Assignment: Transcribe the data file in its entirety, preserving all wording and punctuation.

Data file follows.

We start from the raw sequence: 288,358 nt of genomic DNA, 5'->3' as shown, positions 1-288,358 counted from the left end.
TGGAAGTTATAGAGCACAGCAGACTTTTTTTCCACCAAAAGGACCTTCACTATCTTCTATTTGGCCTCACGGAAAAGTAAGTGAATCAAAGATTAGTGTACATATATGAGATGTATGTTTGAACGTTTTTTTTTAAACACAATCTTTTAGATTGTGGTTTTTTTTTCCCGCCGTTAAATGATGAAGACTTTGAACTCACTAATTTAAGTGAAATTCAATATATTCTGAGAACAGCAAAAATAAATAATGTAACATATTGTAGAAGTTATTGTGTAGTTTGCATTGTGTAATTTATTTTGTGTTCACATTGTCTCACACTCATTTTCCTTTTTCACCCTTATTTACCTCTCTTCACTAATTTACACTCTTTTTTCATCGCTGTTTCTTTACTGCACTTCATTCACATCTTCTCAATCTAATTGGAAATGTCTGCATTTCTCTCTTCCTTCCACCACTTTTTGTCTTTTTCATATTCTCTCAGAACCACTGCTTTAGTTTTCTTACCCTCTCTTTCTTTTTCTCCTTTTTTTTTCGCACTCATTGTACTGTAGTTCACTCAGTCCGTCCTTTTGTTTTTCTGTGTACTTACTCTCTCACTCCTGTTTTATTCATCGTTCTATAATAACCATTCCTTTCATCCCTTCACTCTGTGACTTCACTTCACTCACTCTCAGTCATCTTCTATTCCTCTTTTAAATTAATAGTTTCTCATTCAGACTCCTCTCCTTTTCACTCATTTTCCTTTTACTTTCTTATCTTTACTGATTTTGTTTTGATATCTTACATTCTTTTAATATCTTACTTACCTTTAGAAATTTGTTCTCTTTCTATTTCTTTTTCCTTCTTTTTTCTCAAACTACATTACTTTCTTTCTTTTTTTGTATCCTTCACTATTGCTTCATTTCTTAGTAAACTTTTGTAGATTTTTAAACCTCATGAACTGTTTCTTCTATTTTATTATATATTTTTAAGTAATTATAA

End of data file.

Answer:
We start from the raw sequence: 288,358 nt of genomic DNA, 5'->3' as shown, positions 1-288,358 counted from the left end.
TGGAAGTTATAGAGCACAGCAGACTTTTTTTCCACCAAAAGGACCTTCACTATCTTCTATTTGGCCTCACGGAAAAGTAAGTGAATCAAAGATTAGTGTACATATATGAGATGTATGTTTGAACGTTTTTTTTTAAACACAATCTTTTAGATTGTGGTTTTTTTTTCCCGCCGTTAAATGATGAAGACTTTGAACTCACTAATTTAAGTGAAATTCAATATATTCTGAGAACAGCAAAAATAAATAATGTAACATATTGTAGAAGTTATTGTGTAGTTTGCATTGTGTAATTTATTTTGTGTTCACATTGTCTCACACTCATTTTCCTTTTTCACCCTTATTTACCTCTCTTCACTAATTTACACTCTTTTTTCATCGCTGTTTCTTTACTGCACTTCATTCACATCTTCTCAATCTAATTGGAAATGTCTGCATTTCTCTCTTCCTTCCACCACTTTTTGTCTTTTTCATATTCTCTCAGAACCACTGCTTTAGTTTTCTTACCCTCTCTTTCTTTTTCTCCTTTTTTTTTCGCACTCATTGTACTGTAGTTCACTCAGTCCGTCCTTTTGTTTTTCTGTGTACTTACTCTCTCACTCCTGTTTTATTCATCGTTCTATAATAACCATTCCTTTCATCCCTTCACTCTGTGACTTCACTTCACTCACTCTCAGTCATCTTCTATTCCTCTTTTAAATTAATAGTTTCTCATTCAGACTCCTCTCCTTTTCACTCATTTTCCTTTTACTTTCTTATCTTTACTGATTTTGTTTTGATATCTTACATTCTTTTAATATCTTACTTACCTTTAGAAATTTGTTCTCTTTCTATTTCTTTTTCCTTCTTTTTTCTCAAACTACATTACTTTCTTTCTTTTTTTGTATCCTTCACTATTGCTTCATTTCTTAGTAAACTTTTGTAGATTTTTAAACCTCATGAACTGTTTCTTCTATTTTATTATATATTTTTAAGTAATTATAA